Riots, Arrests Mark Dealers’ Fish Strike
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Riots, Arrests Mark Dealers’ Fish Strike

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Rioting, an unsuccessful conference and the arrest of pickets were among the developments that came thick and fast yesterday, during the third day of the freshwater fish dealers’ strike against the allegedly high prices charged them by wholesalers.

A note of peace that was to sound false later on in the day was struck at the morning conference between wholesalers and retailers, held in the presence of Public Markets Commissioner William Fellowes Morgan Jr., at the Keystone Fish Co. offices, 29 Peck Slip.

There it was agreed that the wholesalers were to provide fish at the following prices per pound: Yellow pike, twenty-five cents; white fish, thirty cents; winter carp, twelve to fourteen cents, and mullets, fifteen cents. It was further agreed that while this was an emergency scale of prices, to be in effect only for the next few days.


Immediately after the conference an open-air meeting was called by a leader of the retailers, Sol Walpow, one of the officers of the United Retail Fish Dealers’ Association. The meeting was also addressed by Commissioner Morgan, who left in a huff following Walpow’s announcement that Walpow was insulted by the wholesalers at the conference. That was the end of the emergency pact.

Walpow charged at the open-air meeting that almost as soon as the conference was over the wholesalers began to violate the agreement. The retailers’ leader told reporters that “the strike will continue indefinitely, since the wholesalers would rather take the whole loss than effect immediate compromise.” He intimated that the association is willing to await developments.

Disorders broke out in the morning when Edward Lyons, a whole saler, attempted to auction off a box of carp. Members of the retail group then mixed in with independent retailers, who endeavored to make bids, as well as with wholesalers. Radio police cars were called to the scene and with the aid of ten men from the third precinct the outbreaks were quelled.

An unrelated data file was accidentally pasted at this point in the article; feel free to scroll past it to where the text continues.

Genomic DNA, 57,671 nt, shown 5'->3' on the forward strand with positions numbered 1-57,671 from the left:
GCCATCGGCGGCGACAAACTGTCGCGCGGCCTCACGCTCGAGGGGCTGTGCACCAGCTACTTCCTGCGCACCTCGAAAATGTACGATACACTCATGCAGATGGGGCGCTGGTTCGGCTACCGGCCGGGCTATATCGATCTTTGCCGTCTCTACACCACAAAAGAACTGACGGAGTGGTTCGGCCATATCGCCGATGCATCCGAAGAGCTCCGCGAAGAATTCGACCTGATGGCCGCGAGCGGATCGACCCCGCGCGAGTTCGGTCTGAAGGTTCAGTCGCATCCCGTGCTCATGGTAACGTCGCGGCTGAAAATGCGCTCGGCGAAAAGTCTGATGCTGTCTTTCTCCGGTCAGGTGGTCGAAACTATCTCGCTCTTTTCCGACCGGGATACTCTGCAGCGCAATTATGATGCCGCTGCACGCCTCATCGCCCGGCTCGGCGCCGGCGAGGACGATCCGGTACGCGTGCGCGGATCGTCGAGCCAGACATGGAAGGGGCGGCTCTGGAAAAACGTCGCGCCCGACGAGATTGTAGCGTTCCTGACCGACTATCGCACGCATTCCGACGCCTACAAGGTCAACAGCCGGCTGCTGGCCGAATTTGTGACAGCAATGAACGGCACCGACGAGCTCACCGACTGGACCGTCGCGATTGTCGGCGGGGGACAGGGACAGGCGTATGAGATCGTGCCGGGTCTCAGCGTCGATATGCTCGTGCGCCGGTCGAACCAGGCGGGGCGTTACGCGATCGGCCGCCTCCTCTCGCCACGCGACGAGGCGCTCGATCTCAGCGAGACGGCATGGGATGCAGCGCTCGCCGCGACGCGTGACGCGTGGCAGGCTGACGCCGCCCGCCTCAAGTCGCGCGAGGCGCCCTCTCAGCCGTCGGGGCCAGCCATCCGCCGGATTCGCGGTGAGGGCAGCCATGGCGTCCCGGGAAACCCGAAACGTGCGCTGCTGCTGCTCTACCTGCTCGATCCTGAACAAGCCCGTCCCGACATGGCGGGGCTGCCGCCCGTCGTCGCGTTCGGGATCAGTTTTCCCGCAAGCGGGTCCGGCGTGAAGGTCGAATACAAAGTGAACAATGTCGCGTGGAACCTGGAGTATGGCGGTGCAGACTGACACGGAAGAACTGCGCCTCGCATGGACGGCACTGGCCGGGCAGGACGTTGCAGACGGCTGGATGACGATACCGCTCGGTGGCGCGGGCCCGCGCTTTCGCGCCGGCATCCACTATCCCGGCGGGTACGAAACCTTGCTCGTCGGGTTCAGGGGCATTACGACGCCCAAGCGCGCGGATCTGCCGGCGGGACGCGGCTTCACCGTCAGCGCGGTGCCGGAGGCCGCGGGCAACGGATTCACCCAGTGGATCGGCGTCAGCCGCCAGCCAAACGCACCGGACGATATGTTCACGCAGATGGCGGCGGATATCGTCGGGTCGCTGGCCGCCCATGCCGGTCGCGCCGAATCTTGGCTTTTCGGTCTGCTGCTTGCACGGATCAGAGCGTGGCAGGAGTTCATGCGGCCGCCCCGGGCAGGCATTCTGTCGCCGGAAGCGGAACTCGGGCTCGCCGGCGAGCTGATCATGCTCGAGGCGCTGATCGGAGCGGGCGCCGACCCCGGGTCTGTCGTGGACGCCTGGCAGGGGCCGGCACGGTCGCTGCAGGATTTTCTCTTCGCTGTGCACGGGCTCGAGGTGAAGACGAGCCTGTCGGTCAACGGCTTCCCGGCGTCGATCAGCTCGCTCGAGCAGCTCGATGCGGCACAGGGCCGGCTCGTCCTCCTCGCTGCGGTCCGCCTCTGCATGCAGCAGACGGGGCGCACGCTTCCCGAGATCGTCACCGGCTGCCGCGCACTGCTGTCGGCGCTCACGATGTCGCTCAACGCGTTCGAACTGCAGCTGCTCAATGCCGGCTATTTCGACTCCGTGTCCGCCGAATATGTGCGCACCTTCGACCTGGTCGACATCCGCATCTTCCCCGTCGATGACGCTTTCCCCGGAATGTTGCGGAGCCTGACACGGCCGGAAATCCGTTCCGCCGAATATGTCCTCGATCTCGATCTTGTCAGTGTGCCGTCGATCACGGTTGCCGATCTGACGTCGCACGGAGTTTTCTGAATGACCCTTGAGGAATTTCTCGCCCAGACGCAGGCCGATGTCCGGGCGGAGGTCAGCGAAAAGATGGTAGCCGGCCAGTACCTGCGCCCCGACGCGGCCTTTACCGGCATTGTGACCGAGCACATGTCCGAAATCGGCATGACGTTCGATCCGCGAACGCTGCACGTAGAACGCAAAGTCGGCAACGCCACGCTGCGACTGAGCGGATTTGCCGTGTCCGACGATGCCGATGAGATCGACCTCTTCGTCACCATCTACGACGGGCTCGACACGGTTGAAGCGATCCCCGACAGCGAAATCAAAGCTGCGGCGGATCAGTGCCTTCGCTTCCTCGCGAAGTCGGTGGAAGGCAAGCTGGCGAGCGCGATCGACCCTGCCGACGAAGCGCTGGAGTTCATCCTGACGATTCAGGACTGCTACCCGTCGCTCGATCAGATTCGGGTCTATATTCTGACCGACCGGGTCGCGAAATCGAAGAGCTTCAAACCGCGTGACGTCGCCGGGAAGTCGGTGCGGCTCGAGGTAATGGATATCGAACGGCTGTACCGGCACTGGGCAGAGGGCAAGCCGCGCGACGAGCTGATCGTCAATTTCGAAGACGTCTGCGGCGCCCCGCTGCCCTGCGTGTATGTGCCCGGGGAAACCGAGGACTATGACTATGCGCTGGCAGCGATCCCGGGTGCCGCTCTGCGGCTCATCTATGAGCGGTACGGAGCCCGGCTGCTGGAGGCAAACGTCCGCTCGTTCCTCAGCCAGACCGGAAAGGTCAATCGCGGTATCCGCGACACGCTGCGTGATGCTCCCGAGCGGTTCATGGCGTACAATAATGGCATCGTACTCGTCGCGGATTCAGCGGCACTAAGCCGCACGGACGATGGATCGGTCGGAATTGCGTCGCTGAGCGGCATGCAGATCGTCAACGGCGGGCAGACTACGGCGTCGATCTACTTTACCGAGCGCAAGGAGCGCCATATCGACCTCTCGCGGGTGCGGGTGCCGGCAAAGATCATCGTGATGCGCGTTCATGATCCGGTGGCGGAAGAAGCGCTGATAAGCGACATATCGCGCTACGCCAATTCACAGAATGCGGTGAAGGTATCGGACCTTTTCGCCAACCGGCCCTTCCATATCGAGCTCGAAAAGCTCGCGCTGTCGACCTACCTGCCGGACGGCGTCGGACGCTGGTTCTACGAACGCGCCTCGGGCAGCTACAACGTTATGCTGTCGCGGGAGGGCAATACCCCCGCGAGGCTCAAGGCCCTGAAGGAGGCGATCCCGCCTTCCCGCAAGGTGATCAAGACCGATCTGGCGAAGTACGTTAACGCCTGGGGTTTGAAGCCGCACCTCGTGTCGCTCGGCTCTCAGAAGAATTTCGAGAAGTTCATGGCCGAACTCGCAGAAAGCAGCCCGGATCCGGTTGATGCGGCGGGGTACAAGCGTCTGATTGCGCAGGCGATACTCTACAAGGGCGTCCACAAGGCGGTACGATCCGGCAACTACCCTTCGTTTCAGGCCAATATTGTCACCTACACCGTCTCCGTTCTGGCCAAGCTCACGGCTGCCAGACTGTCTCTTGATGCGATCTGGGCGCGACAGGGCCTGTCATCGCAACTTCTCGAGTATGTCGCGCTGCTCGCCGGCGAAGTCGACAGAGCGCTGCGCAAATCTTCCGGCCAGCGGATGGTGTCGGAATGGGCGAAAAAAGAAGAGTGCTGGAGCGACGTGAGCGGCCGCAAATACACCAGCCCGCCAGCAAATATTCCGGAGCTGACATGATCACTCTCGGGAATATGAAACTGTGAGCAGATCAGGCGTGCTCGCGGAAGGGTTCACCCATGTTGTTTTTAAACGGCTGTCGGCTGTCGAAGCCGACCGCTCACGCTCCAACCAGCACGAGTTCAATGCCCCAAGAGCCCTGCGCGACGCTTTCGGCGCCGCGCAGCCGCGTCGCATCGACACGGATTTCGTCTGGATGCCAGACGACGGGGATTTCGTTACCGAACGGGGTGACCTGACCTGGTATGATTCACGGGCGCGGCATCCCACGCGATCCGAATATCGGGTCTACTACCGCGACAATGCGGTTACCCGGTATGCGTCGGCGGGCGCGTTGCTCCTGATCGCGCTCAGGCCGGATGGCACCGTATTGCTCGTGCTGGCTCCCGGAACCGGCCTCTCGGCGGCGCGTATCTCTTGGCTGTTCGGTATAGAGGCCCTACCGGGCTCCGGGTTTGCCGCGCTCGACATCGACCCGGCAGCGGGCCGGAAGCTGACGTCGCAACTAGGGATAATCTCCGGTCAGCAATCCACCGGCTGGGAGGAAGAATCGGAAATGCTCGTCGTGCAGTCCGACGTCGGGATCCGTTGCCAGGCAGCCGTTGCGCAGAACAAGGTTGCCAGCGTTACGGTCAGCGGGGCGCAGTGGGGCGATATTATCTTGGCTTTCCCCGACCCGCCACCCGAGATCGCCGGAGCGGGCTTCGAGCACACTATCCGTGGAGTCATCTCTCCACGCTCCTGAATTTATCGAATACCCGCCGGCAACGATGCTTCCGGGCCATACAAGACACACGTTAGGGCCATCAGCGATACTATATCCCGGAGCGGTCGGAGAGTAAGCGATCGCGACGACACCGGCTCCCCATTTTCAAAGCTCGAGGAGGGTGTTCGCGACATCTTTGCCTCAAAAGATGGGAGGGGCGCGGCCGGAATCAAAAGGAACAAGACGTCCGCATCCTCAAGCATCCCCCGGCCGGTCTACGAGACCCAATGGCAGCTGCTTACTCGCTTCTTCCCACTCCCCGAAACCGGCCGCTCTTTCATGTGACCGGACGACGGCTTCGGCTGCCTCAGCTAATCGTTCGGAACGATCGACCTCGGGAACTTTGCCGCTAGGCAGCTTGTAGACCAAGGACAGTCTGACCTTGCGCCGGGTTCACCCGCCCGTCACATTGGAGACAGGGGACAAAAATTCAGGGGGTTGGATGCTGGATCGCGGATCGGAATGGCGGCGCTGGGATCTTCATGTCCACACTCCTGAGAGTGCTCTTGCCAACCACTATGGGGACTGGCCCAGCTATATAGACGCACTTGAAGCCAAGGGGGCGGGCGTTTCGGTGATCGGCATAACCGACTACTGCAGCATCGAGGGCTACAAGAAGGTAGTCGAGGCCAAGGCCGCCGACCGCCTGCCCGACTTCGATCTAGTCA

Later Benjamin Jaffee, an independent retailer who purchased some fresh-water fish in the morning, had his store at 182 Orchard street picketed by members of the association. Several pickets were locked up.


In the afternoon the wholesalers and their counsel, Harold H. Straus, met to form an association of their own. They accused the retailers of intending to break up their business and decided to charge retailers with conspiracy as defined in 580 Section 5 Subdivision 5 of the Penal Law.

It was decided to ask the State Attorney General’s office and other officials to make an investigation of the situation, since, it was claimed at the wholesalers’ meeting, Commissioner Morgan had failed to reconcile the warring factions.

At a press conference in his office Commissioner Morgan characterized Walpow as an agitator and said the strike was an “agitators’ strike.” He declared that police protection will be accorded independent retailers who wish to do business with wholesalers.

Approximately 275,000 pounds of fresh-water fish, valued at about $70,000, came in yesterday from Western fisheries and was left on the trucks and stands in Peck Slip. It may remain usable for the next ten days.

Late yesterday afternoon, a few retailers were availing themselves of police protection and were purchasing fish from the wholesale dealers. Most of the retailers, however, still refused to buy merchandise. A meeting of the retailers’ association took place last night at the Astoria Mansion, 62 East Fourth street.

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